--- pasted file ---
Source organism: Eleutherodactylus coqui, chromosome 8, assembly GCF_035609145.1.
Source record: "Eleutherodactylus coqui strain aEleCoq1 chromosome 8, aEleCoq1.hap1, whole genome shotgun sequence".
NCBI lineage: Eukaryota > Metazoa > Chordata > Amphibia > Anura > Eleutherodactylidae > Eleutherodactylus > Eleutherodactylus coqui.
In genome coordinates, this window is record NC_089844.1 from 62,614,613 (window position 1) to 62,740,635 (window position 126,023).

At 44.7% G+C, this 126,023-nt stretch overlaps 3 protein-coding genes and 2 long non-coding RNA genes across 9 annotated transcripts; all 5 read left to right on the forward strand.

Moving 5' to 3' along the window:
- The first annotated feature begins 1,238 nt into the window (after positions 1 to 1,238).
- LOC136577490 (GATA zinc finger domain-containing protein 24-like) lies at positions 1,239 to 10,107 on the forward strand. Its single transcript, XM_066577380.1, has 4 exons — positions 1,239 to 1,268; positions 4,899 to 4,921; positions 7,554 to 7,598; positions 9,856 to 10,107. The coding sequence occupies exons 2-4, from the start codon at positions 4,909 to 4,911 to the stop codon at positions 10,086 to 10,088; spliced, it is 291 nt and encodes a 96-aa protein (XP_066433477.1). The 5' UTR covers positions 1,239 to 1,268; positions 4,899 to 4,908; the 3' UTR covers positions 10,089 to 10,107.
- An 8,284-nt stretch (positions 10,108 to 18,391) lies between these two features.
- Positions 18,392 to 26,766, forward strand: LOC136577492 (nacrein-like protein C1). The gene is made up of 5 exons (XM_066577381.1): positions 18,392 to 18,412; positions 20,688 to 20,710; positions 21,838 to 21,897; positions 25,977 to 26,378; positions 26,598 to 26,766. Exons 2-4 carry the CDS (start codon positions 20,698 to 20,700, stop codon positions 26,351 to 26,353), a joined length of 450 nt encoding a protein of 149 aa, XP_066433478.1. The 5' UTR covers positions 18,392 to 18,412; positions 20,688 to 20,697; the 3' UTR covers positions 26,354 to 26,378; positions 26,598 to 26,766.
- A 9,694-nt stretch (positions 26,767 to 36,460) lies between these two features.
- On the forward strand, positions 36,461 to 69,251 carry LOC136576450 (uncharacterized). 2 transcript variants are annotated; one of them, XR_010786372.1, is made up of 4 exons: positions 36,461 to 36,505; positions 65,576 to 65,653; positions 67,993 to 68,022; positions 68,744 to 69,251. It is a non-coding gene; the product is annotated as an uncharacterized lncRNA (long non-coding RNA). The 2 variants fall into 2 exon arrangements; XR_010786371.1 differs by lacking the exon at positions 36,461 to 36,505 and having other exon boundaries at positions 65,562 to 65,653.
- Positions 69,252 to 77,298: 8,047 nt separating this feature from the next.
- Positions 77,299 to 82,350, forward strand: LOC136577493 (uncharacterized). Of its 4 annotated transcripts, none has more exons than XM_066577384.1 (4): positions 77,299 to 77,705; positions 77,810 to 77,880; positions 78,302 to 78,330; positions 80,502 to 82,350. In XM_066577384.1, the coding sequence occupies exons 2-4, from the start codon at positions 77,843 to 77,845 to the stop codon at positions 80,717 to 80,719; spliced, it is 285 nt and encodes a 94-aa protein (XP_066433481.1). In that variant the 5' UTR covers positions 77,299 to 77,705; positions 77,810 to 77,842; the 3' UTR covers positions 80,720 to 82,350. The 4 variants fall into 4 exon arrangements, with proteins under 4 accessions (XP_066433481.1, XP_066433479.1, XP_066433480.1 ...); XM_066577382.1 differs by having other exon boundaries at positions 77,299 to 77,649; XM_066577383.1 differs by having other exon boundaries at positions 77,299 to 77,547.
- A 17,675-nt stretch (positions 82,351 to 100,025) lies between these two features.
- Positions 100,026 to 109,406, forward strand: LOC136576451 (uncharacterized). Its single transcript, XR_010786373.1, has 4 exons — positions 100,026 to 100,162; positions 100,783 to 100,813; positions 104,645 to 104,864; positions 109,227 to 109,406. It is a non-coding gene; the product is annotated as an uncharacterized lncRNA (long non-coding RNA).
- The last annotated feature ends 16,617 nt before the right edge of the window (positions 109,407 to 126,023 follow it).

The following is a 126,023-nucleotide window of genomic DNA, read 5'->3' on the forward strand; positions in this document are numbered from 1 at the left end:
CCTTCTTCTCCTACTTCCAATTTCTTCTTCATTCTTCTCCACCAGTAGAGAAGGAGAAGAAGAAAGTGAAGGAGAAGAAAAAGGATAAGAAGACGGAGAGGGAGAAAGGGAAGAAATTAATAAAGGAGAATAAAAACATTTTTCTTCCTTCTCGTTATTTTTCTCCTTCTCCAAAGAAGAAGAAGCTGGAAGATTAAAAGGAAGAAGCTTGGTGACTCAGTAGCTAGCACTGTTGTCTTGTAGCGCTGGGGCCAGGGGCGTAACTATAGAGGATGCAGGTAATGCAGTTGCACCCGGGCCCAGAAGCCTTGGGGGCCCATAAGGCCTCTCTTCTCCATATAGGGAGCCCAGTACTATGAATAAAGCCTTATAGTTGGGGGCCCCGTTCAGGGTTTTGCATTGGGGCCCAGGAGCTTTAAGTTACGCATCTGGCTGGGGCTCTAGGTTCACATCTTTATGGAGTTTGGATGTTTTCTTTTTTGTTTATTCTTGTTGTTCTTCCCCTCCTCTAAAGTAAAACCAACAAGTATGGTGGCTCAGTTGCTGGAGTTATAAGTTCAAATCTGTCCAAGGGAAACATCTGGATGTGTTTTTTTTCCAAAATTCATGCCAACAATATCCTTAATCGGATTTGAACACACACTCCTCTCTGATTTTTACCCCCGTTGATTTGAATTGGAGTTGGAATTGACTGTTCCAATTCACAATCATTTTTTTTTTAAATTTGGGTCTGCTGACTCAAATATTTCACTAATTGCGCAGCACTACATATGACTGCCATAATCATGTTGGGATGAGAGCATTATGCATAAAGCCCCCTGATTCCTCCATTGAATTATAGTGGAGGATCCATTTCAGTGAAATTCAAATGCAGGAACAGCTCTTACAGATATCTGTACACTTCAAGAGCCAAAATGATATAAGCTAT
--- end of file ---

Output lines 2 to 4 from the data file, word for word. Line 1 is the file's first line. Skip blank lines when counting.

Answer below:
Source record: "Eleutherodactylus coqui strain aEleCoq1 chromosome 8, aEleCoq1.hap1, whole genome shotgun sequence".
NCBI lineage: Eukaryota > Metazoa > Chordata > Amphibia > Anura > Eleutherodactylidae > Eleutherodactylus > Eleutherodactylus coqui.
In genome coordinates, this window is record NC_089844.1 from 62,614,613 (window position 1) to 62,740,635 (window position 126,023).